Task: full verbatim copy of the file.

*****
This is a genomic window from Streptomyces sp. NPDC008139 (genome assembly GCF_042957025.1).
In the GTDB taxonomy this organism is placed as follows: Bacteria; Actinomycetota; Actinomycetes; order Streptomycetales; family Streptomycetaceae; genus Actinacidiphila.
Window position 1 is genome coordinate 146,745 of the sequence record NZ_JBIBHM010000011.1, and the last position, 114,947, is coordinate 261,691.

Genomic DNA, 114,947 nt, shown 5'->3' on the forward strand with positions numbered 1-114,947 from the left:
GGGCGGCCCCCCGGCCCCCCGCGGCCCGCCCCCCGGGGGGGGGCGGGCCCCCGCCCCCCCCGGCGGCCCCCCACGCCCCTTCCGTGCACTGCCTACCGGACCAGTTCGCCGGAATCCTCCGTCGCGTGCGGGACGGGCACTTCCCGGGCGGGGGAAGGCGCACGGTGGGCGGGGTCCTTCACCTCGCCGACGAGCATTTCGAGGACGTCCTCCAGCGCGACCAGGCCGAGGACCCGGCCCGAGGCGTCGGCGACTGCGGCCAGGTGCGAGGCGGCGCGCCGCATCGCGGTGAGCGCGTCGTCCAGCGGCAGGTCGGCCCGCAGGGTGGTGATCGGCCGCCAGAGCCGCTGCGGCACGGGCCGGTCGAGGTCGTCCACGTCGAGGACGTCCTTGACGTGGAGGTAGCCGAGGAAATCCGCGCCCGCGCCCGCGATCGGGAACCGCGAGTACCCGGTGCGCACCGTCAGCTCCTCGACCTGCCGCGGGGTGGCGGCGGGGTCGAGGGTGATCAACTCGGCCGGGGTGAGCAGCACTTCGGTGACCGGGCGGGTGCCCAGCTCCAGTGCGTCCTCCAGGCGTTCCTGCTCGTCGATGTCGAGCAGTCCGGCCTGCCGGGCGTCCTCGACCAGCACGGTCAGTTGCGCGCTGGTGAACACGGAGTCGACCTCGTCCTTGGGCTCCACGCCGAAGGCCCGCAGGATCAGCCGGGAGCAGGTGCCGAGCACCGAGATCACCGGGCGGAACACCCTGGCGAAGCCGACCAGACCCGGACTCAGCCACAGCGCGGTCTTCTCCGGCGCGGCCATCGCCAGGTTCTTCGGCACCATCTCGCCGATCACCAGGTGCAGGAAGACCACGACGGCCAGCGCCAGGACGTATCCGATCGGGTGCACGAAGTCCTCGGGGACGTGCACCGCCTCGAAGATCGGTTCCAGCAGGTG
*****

This is a genomic window from Streptomyces sp. NPDC008139 (genome assembly GCF_042957025.1).
In the GTDB taxonomy this organism is placed as follows: Bacteria; Actinomycetota; Actinomycetes; order Streptomycetales; family Streptomycetaceae; genus Actinacidiphila.
Window position 1 is genome coordinate 146,745 of the sequence record NZ_JBIBHM010000011.1, and the last position, 114,947, is coordinate 261,691.

Genomic DNA, 114,947 nt, shown 5'->3' on the forward strand with positions numbered 1-114,947 from the left:
GGGCGGCCCCCCGGCCCCCCGCGGCCCGCCCCCCGGGGGGGGGCGGGCCCCCGCCCCCCCCGGCGGCCCCCCACGCCCCTTCCGTGCACTGCCTACCGGACCAGTTCGCCGGAATCCTCCGTCGCGTGCGGGACGGGCACTTCCCGGGCGGGGGAAGGCGCACGGTGGGCGGGGTCCTTCACCTCGCCGACGAGCATTTCGAGGACGTCCTCCAGCGCGACCAGGCCGAGGACCCGGCCCGAGGCGTCGGCGACTGCGGCCAGGTGCGAGGCGGCGCGCCGCATCGCGGTGAGCGCGTCGTCCAGCGGCAGGTCGGCCCGCAGGGTGGTGATCGGCCGCCAGAGCCGCTGCGGCACGGGCCGGTCGAGGTCGTCCACGTCGAGGACGTCCTTGACGTGGAGGTAGCCGAGGAAATCCGCGCCCGCGCCCGCGATCGGGAACCGCGAGTACCCGGTGCGCACCGTCAGCTCCTCGACCTGCCGCGGGGTGGCGGCGGGGTCGAGGGTGATCAACTCGGCCGGGGTGAGCAGCACTTCGGTGACCGGGCGGGTGCCCAGCTCCAGTGCGTCCTCCAGGCGTTCCTGCTCGTCGATGTCGAGCAGTCCGGCCTGCCGGGCGTCCTCGACCAGCACGGTCAGTTGCGCGCTGGTGAACACGGAGTCGACCTCGTCCTTGGGCTCCACGCCGAAGGCCCGCAGGATCAGCCGGGAGCAGGTGCCGAGCACCGAGATCACCGGGCGGAACACCCTGGCGAAGCCGACCAGACCCGGACTCAGCCACAGCGCGGTCTTCTCCGGCGCGGCCATCGCCAGGTTCTTCGGCACCATCTCGCCGATCACCAGGTGCAGGAAGACCACGACGGCCAGCGCCAGGACGTATCCGATCGGGTGCACGAAGTCCTCGGGGACGTGCACCGCCTCGAAGATCGGTTCCAGCAGGTG